SASS is one of two CSS preprocessor languages (that I know of, if there are more, let me know) aimed at extending the power and functionality of CSS with the goal of improving development time and reducing repetition in code. As a preprocessor language, SASS requires that we have it installed before we can convert it back into CSS. Without getting into the nitty-gritty of why SASS is awesome, I’m going to walk you through the installation methods for SASS as of the writing of this article. Here’s what I’m going to be installing SASS on:
OSX 10.10.3 Yosemite
That’s about all you need to know for this one. The installation procedure for Windows machines are different and because I no longer run Windows, you may get more mileage following the steps outlined here: Impressive Webs Installing SASS on Windows.
OK, so let’s get started installing SASS on OSX. SASS was built on Ruby, which means you will need Ruby installed before you can even think about installing SASS. Most OSX machines already have Ruby installed, but most Windows machines do not, which is where a large portion of the differences between the two installation processes are. Let’s move onto installing SASS for OSX:
Step Two: Once you have Terminal open, you’ll want to type the following into the command line:
gem install sass
If everything went off without a hitch, great! Go to Step Three. If you’re like me and got an error, then welcome to the Unlucky Installers Club. We meet once a month and have drinks while complaining about how our lives have to be that much more difficult. Thankfully, this has a fairly simple fix. If your error looks like this:
Then all you really need to do is type this into the command line (don’t close Terminal, don’t restart your machine, just type this below where you got your error):
sudo gem install sass
Chances are pretty good that you have password protected your computer and it needs to ask permission from you every time it needs to install something or open a program that’s never been opened before. When Terminal asks for a Password, enter the same password you use to unlock your computer when you start it up or wake it from sleeping. After you enter your password, hit enter and it will install.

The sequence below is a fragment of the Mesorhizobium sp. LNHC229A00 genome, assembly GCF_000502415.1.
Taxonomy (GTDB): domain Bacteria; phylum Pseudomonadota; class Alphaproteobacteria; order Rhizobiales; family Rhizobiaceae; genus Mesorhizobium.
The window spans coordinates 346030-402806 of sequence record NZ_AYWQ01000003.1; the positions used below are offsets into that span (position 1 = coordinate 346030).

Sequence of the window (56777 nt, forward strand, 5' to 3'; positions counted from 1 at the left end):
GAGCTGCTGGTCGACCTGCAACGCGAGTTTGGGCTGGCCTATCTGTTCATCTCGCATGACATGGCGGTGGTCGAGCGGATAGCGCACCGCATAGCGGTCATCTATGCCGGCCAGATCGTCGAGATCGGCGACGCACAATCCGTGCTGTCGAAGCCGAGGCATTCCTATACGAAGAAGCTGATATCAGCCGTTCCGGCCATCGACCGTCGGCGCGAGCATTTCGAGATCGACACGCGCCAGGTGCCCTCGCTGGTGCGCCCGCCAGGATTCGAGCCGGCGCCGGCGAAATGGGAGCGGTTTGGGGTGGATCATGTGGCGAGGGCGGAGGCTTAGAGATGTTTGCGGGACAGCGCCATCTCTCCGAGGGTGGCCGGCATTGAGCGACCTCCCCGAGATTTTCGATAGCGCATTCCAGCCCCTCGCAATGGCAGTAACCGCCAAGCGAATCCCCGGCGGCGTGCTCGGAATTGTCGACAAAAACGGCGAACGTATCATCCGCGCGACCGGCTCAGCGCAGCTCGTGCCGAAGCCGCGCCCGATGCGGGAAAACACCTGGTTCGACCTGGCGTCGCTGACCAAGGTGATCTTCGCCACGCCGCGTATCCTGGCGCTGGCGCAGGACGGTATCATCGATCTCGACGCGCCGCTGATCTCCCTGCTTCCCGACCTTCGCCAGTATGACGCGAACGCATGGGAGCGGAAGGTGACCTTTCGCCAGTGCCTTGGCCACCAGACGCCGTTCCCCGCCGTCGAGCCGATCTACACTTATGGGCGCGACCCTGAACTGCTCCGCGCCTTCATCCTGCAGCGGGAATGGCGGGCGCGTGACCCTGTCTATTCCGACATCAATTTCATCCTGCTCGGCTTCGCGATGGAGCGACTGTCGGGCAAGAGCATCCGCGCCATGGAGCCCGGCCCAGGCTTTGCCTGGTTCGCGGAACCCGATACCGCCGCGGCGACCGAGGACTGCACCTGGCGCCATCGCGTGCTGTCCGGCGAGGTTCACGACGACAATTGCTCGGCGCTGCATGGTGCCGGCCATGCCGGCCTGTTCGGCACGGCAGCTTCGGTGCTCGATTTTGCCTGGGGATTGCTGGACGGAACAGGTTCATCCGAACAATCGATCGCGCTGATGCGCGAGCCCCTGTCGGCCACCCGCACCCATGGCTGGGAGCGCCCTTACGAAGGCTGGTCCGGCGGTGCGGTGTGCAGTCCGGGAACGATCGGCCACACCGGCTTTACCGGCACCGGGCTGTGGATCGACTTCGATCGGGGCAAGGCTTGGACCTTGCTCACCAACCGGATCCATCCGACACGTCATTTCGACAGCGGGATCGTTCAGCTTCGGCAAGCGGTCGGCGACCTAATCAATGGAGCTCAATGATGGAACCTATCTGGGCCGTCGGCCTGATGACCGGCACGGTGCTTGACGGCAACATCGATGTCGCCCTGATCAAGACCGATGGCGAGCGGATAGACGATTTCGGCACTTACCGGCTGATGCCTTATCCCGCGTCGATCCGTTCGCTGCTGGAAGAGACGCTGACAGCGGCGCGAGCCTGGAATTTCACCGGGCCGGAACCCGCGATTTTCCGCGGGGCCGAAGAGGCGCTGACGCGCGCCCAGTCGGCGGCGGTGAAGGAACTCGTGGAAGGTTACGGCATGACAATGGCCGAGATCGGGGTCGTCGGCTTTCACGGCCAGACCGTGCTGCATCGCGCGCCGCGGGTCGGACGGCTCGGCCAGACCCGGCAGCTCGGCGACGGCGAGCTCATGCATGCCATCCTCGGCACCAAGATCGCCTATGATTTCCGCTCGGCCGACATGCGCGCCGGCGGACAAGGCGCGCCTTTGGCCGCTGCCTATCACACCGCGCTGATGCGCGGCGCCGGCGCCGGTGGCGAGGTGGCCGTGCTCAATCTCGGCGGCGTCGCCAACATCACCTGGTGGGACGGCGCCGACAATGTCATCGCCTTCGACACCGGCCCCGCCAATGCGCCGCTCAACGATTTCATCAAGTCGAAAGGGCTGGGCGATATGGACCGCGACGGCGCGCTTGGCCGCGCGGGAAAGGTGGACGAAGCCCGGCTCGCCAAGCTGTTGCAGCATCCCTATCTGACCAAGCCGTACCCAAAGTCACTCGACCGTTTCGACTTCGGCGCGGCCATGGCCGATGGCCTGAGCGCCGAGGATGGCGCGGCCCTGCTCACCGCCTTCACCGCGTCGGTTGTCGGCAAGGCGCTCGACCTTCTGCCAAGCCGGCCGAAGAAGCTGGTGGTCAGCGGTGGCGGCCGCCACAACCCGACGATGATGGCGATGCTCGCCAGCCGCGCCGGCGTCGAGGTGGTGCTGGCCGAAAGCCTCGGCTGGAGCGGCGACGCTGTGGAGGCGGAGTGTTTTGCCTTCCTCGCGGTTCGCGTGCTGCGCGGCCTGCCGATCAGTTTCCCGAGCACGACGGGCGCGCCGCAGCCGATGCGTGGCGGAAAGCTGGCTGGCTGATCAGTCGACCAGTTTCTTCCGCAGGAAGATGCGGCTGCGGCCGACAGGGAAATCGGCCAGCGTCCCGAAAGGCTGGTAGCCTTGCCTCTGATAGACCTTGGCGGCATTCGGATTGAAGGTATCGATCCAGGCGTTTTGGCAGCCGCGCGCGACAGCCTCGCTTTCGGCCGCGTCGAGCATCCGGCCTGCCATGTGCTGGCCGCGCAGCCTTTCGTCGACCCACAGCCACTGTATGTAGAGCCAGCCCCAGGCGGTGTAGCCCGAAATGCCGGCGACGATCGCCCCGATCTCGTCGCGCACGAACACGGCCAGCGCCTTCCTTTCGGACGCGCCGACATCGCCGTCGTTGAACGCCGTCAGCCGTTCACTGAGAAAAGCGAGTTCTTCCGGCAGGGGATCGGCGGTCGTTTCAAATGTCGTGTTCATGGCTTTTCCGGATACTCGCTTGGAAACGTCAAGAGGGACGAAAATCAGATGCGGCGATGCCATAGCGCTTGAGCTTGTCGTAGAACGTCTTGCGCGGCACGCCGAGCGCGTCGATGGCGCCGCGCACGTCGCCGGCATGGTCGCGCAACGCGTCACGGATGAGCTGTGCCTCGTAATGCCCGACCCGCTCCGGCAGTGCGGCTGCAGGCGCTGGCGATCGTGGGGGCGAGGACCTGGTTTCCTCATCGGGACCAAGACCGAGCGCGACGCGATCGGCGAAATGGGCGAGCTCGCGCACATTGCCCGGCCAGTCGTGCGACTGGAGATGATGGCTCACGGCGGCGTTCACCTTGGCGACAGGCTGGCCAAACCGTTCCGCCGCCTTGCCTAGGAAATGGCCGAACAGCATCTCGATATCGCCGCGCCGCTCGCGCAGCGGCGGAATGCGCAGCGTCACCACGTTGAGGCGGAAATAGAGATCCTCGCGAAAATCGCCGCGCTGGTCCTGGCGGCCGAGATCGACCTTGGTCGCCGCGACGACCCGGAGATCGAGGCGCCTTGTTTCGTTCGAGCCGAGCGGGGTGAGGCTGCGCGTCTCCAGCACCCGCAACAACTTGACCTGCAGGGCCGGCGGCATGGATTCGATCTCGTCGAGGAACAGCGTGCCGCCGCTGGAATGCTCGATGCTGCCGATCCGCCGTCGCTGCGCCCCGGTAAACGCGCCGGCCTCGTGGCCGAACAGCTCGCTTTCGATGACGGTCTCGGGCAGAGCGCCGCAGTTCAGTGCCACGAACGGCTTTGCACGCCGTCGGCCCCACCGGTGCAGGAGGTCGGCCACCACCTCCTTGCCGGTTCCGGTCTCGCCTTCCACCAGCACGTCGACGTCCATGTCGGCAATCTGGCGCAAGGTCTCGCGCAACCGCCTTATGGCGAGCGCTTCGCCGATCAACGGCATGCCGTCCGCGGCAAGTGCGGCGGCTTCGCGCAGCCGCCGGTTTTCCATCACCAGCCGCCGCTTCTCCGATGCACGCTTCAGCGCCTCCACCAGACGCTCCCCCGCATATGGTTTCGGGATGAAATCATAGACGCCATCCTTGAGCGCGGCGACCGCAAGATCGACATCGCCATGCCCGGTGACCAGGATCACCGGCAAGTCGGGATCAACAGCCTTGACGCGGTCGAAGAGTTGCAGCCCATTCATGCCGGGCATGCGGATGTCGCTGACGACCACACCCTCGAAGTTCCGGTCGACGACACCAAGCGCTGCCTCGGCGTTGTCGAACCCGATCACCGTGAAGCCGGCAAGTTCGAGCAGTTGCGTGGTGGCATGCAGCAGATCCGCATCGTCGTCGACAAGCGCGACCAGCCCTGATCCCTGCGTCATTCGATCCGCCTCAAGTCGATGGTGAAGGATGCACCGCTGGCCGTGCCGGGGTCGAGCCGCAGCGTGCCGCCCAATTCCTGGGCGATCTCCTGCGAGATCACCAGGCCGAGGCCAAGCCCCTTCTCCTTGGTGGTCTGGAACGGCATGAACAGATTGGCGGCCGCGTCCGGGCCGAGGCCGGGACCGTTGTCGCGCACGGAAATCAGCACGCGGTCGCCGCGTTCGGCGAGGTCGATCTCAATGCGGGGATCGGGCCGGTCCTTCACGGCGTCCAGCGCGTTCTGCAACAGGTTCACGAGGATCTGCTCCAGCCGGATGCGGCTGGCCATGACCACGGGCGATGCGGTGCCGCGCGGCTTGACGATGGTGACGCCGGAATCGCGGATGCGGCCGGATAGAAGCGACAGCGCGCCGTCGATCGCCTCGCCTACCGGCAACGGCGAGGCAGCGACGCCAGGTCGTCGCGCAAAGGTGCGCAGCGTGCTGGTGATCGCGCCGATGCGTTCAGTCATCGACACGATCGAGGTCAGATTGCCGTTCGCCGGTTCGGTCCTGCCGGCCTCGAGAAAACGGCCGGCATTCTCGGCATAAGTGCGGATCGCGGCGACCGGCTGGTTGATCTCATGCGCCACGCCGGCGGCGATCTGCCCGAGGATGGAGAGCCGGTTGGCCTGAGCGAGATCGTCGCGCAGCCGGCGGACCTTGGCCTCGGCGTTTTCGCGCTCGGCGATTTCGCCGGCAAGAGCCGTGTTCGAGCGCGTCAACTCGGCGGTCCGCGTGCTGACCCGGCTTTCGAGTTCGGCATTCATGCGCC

Step Three: You should be seeing this awesomeness which indicates that SASS was fetched and successfully installed:
Depending upon updates to SASS, your version numbers may be different from what you see above, this shouldn’t have any effect on how you install, run or use SASS in the future. Double-checking your installation to make sure it actually worked is always a good idea. Still inside of Terminal, type in the following:
This will fetch the version of SASS and should return something like this:
Sass 3.4.14 (Selective Steve)
If you see that, or something similar to it, congratulations, you’ve successfully installed SASS on OSX. Now, before you rush off screaming into the sunset, you might want to check out the SASS Help File to get a better idea of the commands you’ll be using to convert your SASS into CSS. Type this into Terminal:
This should give you a comprehensive list of the commands that you can use with SASS to perform various functions. The screen should look like this:
OK, your installation should be all done and good to go. Before we finish up, type this and hit enter in Terminal to disconnect your session:
Now close out Terminal. Wasn’t that easy?
Alternatives to Terminal Installation
So, I understand if just thinking about the Terminal gives you nightmares. So there are some alternatives that allow you to use and convert SASS without having to resort to the Terminal. Here’s a couple of recommendations that I’ve personally used…
Super simple to use and free! Mixture is a recent discovery for me and I tested it out. Great for preprocessing SASS into plain old CSS. And if you ever need it for Boilerplates, Templating or more then it’s a great option.
CodeKit is a paid app, but it has a lot of neat built-in features and makes converting SASS a snap. CodeKit costs $32USD (as of this writing) and is a one-time cost.
Both of the alternatives above will get you up and running with SASS without having to touch the Terminal. And you won’t have to use the Terminal to convert your SASS to CSS either. It is still recommended that if you’re going to be dealing with any amount of code, that you come to be familiar with Terminal because so many things can (or can only) be done through the command line.